Blog.Feb 28, 2022

5 ways governments can protect groundwater

Groundwater is the world’s most abundant freshwater resource and a crucial regulator of water extremes such as floods and drought. But because it is also hidden from our sight, we tend to pay little attention to it. So little, in fact, that we may be destroying it without even noticing.

With the current approach to groundwater, the world is headed for disaster, according to Dr. John Cherry, who was awarded the Stockholm Water Prize in 2020 for his work with groundwater. Here are five actions governments should take to reverse the trend:

  1. Apply the Precautionary Principle. Recognize that the dire situation for groundwater is a result of many unintended consequences. The Precautionary Principle (PP) must, therefore, be the guiding principle for groundwater governance, which is currently not the case
  2. Shift to cradle-to-cradle production. In today’s current cradle-to-grave manufacturing, groundwater ends up as the grave for harmful chemicals from manufacturing processes and from products. But cradle-to-cradle thinking is becoming more common – and this is the way forward. In a circular economy, no manufacturing processes and products emit chemicals harmful to water.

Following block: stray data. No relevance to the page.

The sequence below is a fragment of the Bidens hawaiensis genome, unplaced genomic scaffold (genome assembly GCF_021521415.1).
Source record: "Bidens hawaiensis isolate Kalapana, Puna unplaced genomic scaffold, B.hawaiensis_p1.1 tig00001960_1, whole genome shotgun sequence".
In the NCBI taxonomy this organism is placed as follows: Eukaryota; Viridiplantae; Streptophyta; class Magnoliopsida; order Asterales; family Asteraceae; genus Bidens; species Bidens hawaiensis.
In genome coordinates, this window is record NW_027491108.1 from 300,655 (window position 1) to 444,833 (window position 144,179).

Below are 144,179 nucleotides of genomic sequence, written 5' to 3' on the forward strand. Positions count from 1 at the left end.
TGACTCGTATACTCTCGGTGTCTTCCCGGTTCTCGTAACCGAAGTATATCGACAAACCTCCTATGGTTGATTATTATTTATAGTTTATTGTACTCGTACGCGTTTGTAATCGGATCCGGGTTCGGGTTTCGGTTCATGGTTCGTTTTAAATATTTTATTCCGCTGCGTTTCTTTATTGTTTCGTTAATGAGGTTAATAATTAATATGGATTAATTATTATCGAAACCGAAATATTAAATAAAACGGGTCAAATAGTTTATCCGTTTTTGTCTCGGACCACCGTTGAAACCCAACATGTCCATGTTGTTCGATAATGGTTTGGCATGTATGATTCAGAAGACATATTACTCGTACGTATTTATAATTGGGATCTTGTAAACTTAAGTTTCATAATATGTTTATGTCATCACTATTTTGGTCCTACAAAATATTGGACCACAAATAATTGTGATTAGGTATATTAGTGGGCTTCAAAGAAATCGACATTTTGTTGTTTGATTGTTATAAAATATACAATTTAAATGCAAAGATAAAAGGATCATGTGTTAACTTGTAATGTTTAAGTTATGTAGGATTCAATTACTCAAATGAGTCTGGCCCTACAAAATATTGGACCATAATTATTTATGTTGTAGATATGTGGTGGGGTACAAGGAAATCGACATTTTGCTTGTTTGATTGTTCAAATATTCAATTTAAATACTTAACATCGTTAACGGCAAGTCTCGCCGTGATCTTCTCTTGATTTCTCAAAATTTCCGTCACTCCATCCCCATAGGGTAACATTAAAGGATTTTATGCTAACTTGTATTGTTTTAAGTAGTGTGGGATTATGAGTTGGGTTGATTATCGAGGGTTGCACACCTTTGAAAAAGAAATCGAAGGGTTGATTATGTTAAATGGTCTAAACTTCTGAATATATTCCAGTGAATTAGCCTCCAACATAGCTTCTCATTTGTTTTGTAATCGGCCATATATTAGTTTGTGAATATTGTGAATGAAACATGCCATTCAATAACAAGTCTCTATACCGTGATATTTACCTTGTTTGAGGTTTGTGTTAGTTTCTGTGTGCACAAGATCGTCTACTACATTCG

3. Change food habits. Nearly all of groundwater depletion and most groundwater pollution result from ‘modern chemical agriculture’. Ecological agriculture is better as it is a form of cradle-to-cradle production applied to food. We should also move away from eating beef. Impose taxes or penalties on groundwater pollution caused by agriculture and eliminate government subsidies that contribute to groundwater unsustainability.
  4. Establish effective groundwater monitoring. Use modern monitoring methods for groundwater levels and hydrochemistry with data transparency in all areas where groundwater is a significant resource. Effective monitoring networks are still rare, but modern cost-effective methods exist, including technology for real-time data recording. In most cases, the data should also be fully available for the public, to view on their smart phones or tablets.
  5. Strengthen groundwater governance. Groundwater depletion and pollution can often be attributed to poor governance, frequently stemming from a lack of knowledge about groundwater. There is a need to make groundwater science more accessible: for example, through the Groundwater Project, and to raise capacity about groundwater governance.

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Groundwater has been out of sight and out of mind for too long. When we protect groundwater we save lives and ecosystems, improve health, reduce hunger and tackle climate change all at once.

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Illustration by SIWI